States are right in pushing the Centre to pay their dues on a timely basis, but they would also need to look at other measures to increase tax revenue.
The last couple of months have seen much debate between the Centre and the states, wherein the states, especially the opposition-ruled ones, have been complaining about the non-release of compensation cess by the Centre. It is crucial to understand what exactly the compensation cess is.
Compensation cess was introduced as a relief for the loss of revenue states would incur due to the implementation of GST. Since the states have given up their powers to collect certain taxes on goods and services, they were guaranteed a 14% tax revenue growth in the first five years after GST implementation. The compensation cess was to be provided to states till July 1, 2022. States’ tax revenue as of FY16 was taken as the base year to calculate this 14% growth. Any shortfall was supposed to be compensated by the Centre, using funds specifically collected as compensation cess.
Under GST law, compensation cess is levied over the 28% GST on luxury cars, and demerit goods like aerated drinks and tobacco. Further, the compensation cess is not payable by exporters and those who have opted for compensation levy. States are required to be compensated bi-monthly from the accumulated funds in this account.
During these past months, there has been a hue and cry by various states—Delhi, Punjab, Kerala, and West Bengal, to name a few—regarding the release of compensation cess for the months beginning August, 2019. In the first year of GST implementation, FY18, the compensation cess collection was Rs 62,596 crore, out of which Rs 41,146 crore was paid to the states. The remaining value was accumulated. In the subsequent year, collection from compensation cess was Rs 95,081 crore, and Rs 69,275 crore was released to states.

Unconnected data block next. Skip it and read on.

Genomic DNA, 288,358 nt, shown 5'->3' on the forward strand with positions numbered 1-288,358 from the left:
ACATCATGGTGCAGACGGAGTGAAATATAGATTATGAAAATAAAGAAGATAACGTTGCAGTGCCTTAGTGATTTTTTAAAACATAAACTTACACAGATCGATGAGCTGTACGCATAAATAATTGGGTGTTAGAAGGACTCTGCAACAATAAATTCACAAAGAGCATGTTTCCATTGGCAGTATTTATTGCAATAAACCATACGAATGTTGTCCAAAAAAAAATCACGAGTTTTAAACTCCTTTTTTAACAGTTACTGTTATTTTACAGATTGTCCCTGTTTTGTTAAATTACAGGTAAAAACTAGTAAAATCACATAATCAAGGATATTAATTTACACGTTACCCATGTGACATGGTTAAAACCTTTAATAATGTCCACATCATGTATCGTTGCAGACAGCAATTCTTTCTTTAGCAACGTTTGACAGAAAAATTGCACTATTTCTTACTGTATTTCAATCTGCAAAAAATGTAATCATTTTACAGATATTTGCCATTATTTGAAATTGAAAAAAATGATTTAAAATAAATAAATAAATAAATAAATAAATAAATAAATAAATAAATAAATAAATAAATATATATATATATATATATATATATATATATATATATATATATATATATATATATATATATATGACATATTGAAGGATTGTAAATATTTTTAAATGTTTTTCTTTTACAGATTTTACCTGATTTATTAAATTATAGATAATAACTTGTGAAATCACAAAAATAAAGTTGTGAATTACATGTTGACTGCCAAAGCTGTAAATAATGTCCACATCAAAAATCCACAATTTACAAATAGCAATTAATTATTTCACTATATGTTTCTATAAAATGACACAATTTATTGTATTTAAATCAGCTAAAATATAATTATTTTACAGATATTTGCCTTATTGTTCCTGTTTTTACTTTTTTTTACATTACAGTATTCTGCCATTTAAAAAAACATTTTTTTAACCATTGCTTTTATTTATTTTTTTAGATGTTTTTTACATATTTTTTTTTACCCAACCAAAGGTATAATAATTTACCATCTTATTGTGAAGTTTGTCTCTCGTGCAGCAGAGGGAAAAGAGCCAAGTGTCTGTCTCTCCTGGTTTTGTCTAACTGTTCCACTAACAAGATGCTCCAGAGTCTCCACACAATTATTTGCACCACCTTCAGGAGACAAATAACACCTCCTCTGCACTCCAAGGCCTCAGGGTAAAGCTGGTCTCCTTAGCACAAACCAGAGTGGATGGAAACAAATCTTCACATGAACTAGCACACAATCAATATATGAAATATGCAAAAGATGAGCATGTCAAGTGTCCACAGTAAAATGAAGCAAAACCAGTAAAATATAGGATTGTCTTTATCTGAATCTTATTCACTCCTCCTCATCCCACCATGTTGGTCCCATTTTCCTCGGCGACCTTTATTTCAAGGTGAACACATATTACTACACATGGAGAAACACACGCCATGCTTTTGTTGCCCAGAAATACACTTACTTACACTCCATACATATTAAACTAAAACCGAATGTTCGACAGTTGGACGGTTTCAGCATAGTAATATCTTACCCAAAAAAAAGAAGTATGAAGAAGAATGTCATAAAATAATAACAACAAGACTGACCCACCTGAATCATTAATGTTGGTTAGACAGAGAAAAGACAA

In the current fiscal, the government has already collected cess of Rs 55,467 crore till October 31, 2019, just 1.5% more than what was collected in the same period last year. In fact, just two days before the GST Council meeting on December 18, the Centre had released Rs 35,298 crore to the states and union territories. FM Nirmala Sitharaman has assured that the Centre will not back out on its promise of GST compensations. The delays in passing on the money to the states are due to slippage in collections under GST.
Given that the states have a constitutional right to the compensation, they tend to be complacent in trying to collect GST revenue. The states should support the Centre in the implementation of GST to curb tax evasion. This will ensure that the government’s tax revenues—and, therefore, automatically that of the states—go up. For example, the decision, taken in the recent GST council meeting, to block the e-way bill facility on non-filing of two consecutive GSTR-1 returns should definitely go a long way in increasing tax compliance. Similarly, a standard operating procedure, with regard to action to be taken on non-filing of GSTR-3B (monthly tax return), will be issued for tax officers. States need to ensure that state tax officers implement such measures diligently, so that the tax revenue collections of both the central and state governments increase.
In addition, states also need to look at other measures to increase tax revenue in their respective territories. Besides the effective implementation of the recent proposals of the GST council meeting, states should support the Centre on other critical proposals such as e-invoicing to curb the fraudulent availment of input tax credit. Also, states should take a cue from the Centre and introduce amnesty schemes under VAT/ Entry tax, so that any blocked revenues that are under litigation would also flow into their coffers. These measures will also help the states reduce dependency on the Centre.
The recent GST council meeting saw certain interesting suggestions given by the states to the Centre to ensure timely release of funds to the former. One of these, was that the Centre should give a share of cesses and surcharges, including the super-rich tax levied on people earning over Rs 2 crore a year to the states. While states already get a 42% share in the Centre’s tax revenue, they do not get a share of the surcharges and cesses levied for specific purposes. While all these concerns voiced by the states are valid, it is only a matter of time, i.e., till July 1, 2022, before the states will need to stand on their own feet to meet their tax revenues.
To conclude, while the states are right in pushing the Centre to pay their dues on a timely basis, they would also need to look at other measures to increase tax revenue.